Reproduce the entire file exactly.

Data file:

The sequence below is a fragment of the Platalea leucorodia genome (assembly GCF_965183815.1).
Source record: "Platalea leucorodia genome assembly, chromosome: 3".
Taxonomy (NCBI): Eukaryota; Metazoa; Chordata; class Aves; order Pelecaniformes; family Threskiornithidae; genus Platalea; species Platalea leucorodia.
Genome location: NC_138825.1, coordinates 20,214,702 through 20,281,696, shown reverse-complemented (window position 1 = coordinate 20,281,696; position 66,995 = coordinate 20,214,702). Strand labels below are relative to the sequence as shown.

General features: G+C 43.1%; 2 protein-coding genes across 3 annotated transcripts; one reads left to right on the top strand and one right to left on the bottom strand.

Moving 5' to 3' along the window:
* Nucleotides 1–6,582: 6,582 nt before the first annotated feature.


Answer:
The sequence below is a fragment of the Platalea leucorodia genome (assembly GCF_965183815.1).
Source record: "Platalea leucorodia genome assembly, chromosome: 3".
Taxonomy (NCBI): Eukaryota; Metazoa; Chordata; class Aves; order Pelecaniformes; family Threskiornithidae; genus Platalea; species Platalea leucorodia.
Genome location: NC_138825.1, coordinates 20,214,702 through 20,281,696, shown reverse-complemented (window position 1 = coordinate 20,281,696; position 66,995 = coordinate 20,214,702). Strand labels below are relative to the sequence as shown.

General features: G+C 43.1%; 2 protein-coding genes across 3 annotated transcripts; one reads left to right on the top strand and one right to left on the bottom strand.

Moving 5' to 3' along the window:
* Nucleotides 1–6,582: 6,582 nt before the first annotated feature.